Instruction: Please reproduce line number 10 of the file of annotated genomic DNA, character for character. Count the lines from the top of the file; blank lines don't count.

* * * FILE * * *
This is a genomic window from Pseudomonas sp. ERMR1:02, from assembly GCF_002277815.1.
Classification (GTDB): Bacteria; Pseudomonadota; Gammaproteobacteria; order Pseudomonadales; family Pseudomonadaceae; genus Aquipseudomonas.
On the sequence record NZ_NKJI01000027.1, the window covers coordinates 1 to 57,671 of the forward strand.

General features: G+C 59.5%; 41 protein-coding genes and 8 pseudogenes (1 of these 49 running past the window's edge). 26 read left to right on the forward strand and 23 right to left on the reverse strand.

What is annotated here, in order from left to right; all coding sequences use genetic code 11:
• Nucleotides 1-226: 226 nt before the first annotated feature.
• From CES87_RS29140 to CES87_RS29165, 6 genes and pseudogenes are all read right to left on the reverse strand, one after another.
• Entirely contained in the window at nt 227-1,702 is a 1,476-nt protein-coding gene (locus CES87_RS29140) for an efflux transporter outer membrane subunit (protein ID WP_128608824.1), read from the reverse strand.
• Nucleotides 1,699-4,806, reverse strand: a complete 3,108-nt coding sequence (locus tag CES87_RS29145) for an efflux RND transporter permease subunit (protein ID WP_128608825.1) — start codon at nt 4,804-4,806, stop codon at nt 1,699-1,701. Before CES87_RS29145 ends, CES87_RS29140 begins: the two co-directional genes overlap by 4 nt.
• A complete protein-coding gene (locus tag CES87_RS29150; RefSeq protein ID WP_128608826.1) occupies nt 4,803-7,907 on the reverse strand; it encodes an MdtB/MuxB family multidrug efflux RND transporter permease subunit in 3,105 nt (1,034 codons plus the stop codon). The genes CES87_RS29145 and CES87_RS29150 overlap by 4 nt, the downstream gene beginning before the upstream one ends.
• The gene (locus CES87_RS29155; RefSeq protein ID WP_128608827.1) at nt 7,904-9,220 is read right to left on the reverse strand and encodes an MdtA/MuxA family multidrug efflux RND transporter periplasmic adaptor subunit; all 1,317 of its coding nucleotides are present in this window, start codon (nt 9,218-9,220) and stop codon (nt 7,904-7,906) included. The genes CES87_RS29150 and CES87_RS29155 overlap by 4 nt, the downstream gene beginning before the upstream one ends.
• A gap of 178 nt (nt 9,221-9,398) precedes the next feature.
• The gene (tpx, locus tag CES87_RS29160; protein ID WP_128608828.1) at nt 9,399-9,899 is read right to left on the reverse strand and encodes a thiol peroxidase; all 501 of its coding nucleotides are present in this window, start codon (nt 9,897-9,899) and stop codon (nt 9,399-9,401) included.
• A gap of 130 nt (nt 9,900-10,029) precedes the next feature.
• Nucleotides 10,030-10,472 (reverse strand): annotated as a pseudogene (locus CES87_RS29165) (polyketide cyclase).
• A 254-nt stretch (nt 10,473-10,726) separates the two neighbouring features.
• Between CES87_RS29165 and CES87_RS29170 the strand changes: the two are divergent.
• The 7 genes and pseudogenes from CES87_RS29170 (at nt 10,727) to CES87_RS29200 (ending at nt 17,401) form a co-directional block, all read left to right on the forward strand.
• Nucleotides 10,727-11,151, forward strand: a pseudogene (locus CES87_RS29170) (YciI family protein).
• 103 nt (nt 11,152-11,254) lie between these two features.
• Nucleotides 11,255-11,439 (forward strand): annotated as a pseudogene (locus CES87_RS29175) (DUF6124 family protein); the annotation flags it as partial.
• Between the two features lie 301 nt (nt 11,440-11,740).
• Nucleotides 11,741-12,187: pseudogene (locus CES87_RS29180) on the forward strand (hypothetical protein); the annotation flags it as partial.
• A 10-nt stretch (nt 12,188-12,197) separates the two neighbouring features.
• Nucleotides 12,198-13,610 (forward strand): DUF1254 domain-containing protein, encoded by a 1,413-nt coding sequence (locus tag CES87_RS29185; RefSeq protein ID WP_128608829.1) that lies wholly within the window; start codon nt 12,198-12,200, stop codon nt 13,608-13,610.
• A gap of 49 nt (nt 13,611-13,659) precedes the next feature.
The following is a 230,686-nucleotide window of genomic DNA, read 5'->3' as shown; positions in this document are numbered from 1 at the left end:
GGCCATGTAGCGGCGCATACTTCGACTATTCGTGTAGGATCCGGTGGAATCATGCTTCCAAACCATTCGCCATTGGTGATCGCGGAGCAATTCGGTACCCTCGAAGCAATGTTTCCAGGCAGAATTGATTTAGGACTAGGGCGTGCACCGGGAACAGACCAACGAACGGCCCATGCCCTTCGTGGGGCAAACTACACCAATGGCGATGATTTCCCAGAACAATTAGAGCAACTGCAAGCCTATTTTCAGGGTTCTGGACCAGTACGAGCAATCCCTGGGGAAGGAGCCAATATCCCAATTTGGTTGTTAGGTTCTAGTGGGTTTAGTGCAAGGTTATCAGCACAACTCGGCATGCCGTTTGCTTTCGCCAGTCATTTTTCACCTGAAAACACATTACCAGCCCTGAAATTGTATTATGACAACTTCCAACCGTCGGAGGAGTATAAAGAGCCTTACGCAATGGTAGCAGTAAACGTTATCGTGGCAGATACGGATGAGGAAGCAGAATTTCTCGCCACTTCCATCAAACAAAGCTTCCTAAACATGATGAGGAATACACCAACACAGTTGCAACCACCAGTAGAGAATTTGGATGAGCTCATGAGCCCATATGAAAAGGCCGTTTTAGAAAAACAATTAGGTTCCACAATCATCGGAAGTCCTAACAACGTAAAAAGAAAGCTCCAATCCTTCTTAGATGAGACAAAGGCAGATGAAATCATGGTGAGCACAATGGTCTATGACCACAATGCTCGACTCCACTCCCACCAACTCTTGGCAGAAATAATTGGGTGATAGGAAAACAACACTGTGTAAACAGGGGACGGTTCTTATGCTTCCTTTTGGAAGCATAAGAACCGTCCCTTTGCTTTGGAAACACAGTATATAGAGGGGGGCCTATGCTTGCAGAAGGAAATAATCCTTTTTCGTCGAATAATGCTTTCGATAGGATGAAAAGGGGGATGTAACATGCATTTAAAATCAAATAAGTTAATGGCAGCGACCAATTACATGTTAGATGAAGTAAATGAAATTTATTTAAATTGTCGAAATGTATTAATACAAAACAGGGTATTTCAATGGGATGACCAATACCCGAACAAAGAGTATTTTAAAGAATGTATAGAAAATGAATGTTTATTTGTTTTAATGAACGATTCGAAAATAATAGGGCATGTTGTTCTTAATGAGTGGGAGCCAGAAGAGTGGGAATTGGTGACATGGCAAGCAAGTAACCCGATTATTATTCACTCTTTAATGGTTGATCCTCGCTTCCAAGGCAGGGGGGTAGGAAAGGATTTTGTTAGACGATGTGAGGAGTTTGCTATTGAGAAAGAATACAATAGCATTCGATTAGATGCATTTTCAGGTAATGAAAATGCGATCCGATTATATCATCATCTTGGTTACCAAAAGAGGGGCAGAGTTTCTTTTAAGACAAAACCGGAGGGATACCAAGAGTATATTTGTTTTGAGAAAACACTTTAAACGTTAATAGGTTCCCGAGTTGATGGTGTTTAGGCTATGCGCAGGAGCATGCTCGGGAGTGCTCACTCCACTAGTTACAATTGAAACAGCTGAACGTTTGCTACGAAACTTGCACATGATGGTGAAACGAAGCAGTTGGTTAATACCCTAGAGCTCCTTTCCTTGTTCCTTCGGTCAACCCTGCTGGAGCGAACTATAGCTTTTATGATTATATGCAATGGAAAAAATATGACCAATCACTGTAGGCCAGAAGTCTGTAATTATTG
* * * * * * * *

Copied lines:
• A complete protein-coding gene (locus tag CES87_RS29150; RefSeq protein ID WP_128608826.1) occupies nt 4,803-7,907 on the reverse strand; it encodes an MdtB/MuxB family multidrug efflux RND transporter permease subunit in 3,105 nt (1,034 codons plus the stop codon). The genes CES87_RS29145 and CES87_RS29150 overlap by 4 nt, the downstream gene beginning before the upstream one ends.